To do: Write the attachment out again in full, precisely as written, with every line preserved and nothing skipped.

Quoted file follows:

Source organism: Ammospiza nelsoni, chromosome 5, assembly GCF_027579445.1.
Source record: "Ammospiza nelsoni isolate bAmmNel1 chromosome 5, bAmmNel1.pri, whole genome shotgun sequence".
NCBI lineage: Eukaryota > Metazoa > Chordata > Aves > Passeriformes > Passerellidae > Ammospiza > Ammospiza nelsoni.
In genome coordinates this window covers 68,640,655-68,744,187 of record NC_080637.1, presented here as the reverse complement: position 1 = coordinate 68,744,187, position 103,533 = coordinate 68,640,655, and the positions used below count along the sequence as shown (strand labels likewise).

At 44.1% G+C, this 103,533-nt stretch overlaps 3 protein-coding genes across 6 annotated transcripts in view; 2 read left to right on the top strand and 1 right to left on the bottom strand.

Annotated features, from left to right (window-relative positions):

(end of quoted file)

Source organism: Ammospiza nelsoni, chromosome 5, assembly GCF_027579445.1.
Source record: "Ammospiza nelsoni isolate bAmmNel1 chromosome 5, bAmmNel1.pri, whole genome shotgun sequence".
NCBI lineage: Eukaryota > Metazoa > Chordata > Aves > Passeriformes > Passerellidae > Ammospiza > Ammospiza nelsoni.
In genome coordinates this window covers 68,640,655-68,744,187 of record NC_080637.1, presented here as the reverse complement: position 1 = coordinate 68,744,187, position 103,533 = coordinate 68,640,655, and the positions used below count along the sequence as shown (strand labels likewise).

At 44.1% G+C, this 103,533-nt stretch overlaps 3 protein-coding genes across 6 annotated transcripts in view; 2 read left to right on the top strand and 1 right to left on the bottom strand.

Annotated features, from left to right (window-relative positions):